Published in Nature, “The role of fatty acid β-oxidation in lymphangiogenesis” by Wong et al. crossed biological and chemistry disciplines in producing a new model of genetic regulation between regulatory genes in lymphatic endothelial cell (LEC) development and the fatty acid oxidation of metabolism. Before the publishing of their work there had been no previously established relationship between metabolic regulation and lymphangiogenesis. They established a crucial role of the molecule acetyl CoA (obtained from the FAO pathway) to be used for acetylation on the LEC-differentiation transcription factor, PROX1.
The medical and disease-related applications of their model are varied, given that the lymph system is integral to human functionality. The beginning of the authors’ exploration in lymphangiogenesis began with investigating an observed positive correlation between FAO rates and LECs (compared to other endothelial cell types). This was established by assessing carnitine palmitoyltransferase (CPT) enzyme expression in LECs and their precursors, venous endothelial cells (VEC). They then produced evidence for a relationship between the CPT1A activity and VEC from LEC differentiation. Lymphangiogenesis was marked by studying the transcription factor PROX1 which is critical for the VEC-to-LEC process. Additionally, the study of transgenic mice populations mutant in Cpt1a, Prox1, and Cpt1a;Prox1 established the CPT1A enzyme of FAO as a factor in the control of lymphatics. This was confirmed again in a drug experiment using the CPT1 blocker, etomoxir, which confirmed localized lymphatic defects in vivo.
Beyond just posing a relationship between CPT1A and PROX1 as LEC-regulating enzymes, the authors reported multiple pieces of evidence for FAO regulation of LEC differentation. Knockdowns in the cpt1a gene resuted in altered functionality of LEC tissue, leading to overall lymphatic defects in mouse embryos. Defects in CPT1A resulted in the same observable outcomes as etomoxir, leading the authors to hypothesize the role of acetyl-CoA generated in the FAO as a genetic expression regulator in LECs.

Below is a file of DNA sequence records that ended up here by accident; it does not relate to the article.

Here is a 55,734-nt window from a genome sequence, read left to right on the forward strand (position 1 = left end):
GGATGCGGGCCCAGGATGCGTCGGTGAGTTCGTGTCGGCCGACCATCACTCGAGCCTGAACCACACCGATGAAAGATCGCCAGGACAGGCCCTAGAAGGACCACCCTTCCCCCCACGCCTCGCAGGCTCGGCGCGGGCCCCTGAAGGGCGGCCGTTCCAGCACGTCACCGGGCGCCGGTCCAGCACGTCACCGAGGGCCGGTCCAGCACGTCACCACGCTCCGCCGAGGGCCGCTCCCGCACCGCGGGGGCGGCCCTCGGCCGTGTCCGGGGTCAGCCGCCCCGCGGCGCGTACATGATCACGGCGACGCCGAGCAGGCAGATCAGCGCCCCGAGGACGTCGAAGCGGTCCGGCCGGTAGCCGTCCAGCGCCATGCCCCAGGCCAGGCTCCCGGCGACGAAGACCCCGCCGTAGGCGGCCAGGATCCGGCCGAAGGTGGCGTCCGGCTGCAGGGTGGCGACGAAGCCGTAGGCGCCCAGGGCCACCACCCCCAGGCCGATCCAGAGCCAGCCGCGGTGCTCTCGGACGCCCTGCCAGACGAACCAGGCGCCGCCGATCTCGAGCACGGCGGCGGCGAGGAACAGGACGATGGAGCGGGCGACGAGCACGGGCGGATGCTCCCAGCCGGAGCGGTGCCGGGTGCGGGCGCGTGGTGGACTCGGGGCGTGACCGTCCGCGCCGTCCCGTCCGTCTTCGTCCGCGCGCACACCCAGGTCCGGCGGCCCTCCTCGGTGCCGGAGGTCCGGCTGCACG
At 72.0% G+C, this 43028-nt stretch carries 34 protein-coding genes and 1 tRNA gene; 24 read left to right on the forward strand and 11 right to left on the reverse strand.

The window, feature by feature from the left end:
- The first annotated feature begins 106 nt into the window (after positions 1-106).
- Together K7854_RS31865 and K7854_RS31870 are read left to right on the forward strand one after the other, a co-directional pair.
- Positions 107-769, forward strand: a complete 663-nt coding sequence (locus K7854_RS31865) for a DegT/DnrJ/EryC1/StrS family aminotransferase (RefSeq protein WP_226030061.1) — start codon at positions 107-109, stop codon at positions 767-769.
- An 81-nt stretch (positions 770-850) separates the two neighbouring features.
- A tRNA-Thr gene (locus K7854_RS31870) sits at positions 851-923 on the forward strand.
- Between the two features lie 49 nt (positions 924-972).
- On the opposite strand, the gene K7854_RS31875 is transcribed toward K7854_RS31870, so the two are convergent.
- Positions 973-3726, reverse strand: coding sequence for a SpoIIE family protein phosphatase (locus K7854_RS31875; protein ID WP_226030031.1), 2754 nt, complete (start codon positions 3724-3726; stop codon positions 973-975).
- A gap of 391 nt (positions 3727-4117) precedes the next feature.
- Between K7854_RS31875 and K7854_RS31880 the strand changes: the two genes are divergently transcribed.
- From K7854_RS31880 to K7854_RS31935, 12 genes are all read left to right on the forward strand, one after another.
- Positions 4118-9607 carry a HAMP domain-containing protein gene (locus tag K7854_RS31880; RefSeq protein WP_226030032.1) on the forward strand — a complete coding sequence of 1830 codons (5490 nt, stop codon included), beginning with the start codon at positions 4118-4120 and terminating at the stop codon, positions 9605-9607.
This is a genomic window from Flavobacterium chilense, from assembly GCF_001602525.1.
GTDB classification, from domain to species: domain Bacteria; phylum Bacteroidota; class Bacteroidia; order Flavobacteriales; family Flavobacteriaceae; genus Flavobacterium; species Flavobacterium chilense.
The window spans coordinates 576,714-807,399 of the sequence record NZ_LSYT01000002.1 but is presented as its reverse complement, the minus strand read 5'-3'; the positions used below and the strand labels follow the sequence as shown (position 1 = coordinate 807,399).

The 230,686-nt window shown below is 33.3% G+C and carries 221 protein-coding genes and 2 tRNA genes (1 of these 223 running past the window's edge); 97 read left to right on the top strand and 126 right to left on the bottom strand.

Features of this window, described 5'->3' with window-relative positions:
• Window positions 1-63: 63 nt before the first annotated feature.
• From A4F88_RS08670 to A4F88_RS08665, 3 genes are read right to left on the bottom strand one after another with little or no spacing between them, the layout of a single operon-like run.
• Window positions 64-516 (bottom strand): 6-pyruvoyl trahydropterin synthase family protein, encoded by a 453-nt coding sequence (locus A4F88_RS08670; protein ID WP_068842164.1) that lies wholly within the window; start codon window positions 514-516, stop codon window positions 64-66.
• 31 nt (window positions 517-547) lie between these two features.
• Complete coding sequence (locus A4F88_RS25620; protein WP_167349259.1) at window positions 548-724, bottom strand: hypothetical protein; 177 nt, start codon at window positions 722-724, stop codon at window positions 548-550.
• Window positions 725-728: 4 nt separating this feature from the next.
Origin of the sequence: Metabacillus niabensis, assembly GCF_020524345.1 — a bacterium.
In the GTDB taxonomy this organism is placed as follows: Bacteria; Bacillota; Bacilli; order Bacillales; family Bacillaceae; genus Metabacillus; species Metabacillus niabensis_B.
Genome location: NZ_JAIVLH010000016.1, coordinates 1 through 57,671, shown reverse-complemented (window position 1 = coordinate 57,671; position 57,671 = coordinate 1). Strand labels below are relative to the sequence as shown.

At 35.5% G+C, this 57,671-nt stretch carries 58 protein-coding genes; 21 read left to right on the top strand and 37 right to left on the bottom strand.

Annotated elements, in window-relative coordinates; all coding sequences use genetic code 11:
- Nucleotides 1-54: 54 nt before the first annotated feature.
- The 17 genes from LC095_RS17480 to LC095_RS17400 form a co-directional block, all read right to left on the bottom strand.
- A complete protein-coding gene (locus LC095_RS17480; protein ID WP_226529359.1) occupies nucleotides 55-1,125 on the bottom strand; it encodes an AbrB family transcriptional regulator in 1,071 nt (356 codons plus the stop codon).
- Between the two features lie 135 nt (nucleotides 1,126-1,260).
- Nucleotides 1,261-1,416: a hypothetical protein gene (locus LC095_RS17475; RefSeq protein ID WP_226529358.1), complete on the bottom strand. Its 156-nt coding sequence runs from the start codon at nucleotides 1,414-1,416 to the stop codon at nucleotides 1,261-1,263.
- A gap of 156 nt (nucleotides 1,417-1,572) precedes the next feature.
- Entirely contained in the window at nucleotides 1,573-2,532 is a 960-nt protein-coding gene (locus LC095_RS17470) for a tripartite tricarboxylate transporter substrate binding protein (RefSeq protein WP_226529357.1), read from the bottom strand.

Support for this hypothesis came ChIP-seq experiments that showed two PROX1 binding sites in Cpt1a, and a positive correlation between PROX1 activity and CPT1A expression. Experiments showed that PROX1 has interactions with the histone acetylation enzyme p300. The authors observed that acetyl-CoA/CoA ratios were altered when PROX1 was overexpressed, and by contrast CPT1A alteration resulted in a decreased ratio. This led them to propose that carbons from acetyl-CoA of the FAO were being used by p300 to regulate PROX1 expression.
This paper presented a model of PROX1 regulation by the metabolic pathway that did not challenge the previously established knowledge of PROX1 role in LEC development. They held that PROX1 induces expression of CPT1A which results in acetyl-CoA derived from the FAO pathway. The carbons of acetyl-CoA are used by p300 to enhance prox1 expresssion because acetylation of the histone tails results in relaxation of binding, allowing genes to become accessible to transcription factors. The second part of their mechanistic model is that PROX1 interactions with p300 also results in “more selective and effective” lymphatic gene expression. They propose that PROX1 does this more selection by preferentially recruiting histone acetyltransferases to its targeted genes.
The contents of this paper touched subjects of embryogenesis, genomics, chemical analysis, medical applications, genetics, etc. The result was a body of work that presented a novel regulatory mechanism between FAO metabolic activity and lymphangiogenesis which has many applications to pharmaceuticals and disease.
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